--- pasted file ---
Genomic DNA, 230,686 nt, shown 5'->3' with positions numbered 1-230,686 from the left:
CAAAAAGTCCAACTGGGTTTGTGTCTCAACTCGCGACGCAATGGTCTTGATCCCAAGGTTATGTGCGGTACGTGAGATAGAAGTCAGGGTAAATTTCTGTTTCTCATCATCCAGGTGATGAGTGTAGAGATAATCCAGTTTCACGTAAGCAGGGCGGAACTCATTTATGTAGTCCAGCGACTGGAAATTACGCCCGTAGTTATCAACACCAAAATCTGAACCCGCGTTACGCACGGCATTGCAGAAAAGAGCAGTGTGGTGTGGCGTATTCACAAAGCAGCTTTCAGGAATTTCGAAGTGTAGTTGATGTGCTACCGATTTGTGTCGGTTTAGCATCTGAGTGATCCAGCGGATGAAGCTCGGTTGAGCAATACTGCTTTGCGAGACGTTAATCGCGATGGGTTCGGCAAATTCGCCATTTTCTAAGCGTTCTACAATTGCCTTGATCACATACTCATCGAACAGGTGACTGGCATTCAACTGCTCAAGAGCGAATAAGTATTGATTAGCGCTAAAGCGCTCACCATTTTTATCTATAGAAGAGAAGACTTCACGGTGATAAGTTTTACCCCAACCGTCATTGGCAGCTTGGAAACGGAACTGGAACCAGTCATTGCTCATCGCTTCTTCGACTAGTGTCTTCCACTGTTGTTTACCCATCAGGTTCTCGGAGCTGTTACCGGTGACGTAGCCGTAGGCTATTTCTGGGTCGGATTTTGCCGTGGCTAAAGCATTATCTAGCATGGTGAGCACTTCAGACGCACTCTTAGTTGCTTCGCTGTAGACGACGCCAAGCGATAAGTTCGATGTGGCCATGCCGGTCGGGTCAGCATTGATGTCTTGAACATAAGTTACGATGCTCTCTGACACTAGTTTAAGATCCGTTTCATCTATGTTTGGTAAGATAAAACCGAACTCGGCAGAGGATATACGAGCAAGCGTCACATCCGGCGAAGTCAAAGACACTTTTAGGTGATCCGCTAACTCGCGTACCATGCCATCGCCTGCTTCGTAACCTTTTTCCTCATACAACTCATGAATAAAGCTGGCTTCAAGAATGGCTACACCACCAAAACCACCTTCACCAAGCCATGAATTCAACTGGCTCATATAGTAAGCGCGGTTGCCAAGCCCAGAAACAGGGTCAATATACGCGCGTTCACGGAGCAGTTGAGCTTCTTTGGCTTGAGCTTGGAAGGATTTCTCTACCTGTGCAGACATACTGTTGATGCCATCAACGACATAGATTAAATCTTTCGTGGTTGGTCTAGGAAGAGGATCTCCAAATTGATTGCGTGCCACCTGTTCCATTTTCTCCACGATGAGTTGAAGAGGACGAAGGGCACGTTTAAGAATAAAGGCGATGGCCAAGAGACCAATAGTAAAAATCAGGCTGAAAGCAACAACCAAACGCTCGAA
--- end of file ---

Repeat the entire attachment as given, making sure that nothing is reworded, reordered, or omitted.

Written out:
Genomic DNA, 230,686 nt, shown 5'->3' with positions numbered 1-230,686 from the left:
CAAAAAGTCCAACTGGGTTTGTGTCTCAACTCGCGACGCAATGGTCTTGATCCCAAGGTTATGTGCGGTACGTGAGATAGAAGTCAGGGTAAATTTCTGTTTCTCATCATCCAGGTGATGAGTGTAGAGATAATCCAGTTTCACGTAAGCAGGGCGGAACTCATTTATGTAGTCCAGCGACTGGAAATTACGCCCGTAGTTATCAACACCAAAATCTGAACCCGCGTTACGCACGGCATTGCAGAAAAGAGCAGTGTGGTGTGGCGTATTCACAAAGCAGCTTTCAGGAATTTCGAAGTGTAGTTGATGTGCTACCGATTTGTGTCGGTTTAGCATCTGAGTGATCCAGCGGATGAAGCTCGGTTGAGCAATACTGCTTTGCGAGACGTTAATCGCGATGGGTTCGGCAAATTCGCCATTTTCTAAGCGTTCTACAATTGCCTTGATCACATACTCATCGAACAGGTGACTGGCATTCAACTGCTCAAGAGCGAATAAGTATTGATTAGCGCTAAAGCGCTCACCATTTTTATCTATAGAAGAGAAGACTTCACGGTGATAAGTTTTACCCCAACCGTCATTGGCAGCTTGGAAACGGAACTGGAACCAGTCATTGCTCATCGCTTCTTCGACTAGTGTCTTCCACTGTTGTTTACCCATCAGGTTCTCGGAGCTGTTACCGGTGACGTAGCCGTAGGCTATTTCTGGGTCGGATTTTGCCGTGGCTAAAGCATTATCTAGCATGGTGAGCACTTCAGACGCACTCTTAGTTGCTTCGCTGTAGACGACGCCAAGCGATAAGTTCGATGTGGCCATGCCGGTCGGGTCAGCATTGATGTCTTGAACATAAGTTACGATGCTCTCTGACACTAGTTTAAGATCCGTTTCATCTATGTTTGGTAAGATAAAACCGAACTCGGCAGAGGATATACGAGCAAGCGTCACATCCGGCGAAGTCAAAGACACTTTTAGGTGATCCGCTAACTCGCGTACCATGCCATCGCCTGCTTCGTAACCTTTTTCCTCATACAACTCATGAATAAAGCTGGCTTCAAGAATGGCTACACCACCAAAACCACCTTCACCAAGCCATGAATTCAACTGGCTCATATAGTAAGCGCGGTTGCCAAGCCCAGAAACAGGGTCAATATACGCGCGTTCACGGAGCAGTTGAGCTTCTTTGGCTTGAGCTTGGAAGGATTTCTCTACCTGTGCAGACATACTGTTGATGCCATCAACGACATAGATTAAATCTTTCGTGGTTGGTCTAGGAAGAGGATCTCCAAATTGATTGCGTGCCACCTGTTCCATTTTCTCCACGATGAGTTGAAGAGGACGAAGGGCACGTTTAAGAATAAAGGCGATGGCCAAGAGACCAATAGTAAAAATCAGGCTGAAAGCAACAACCAAACGCTCGAA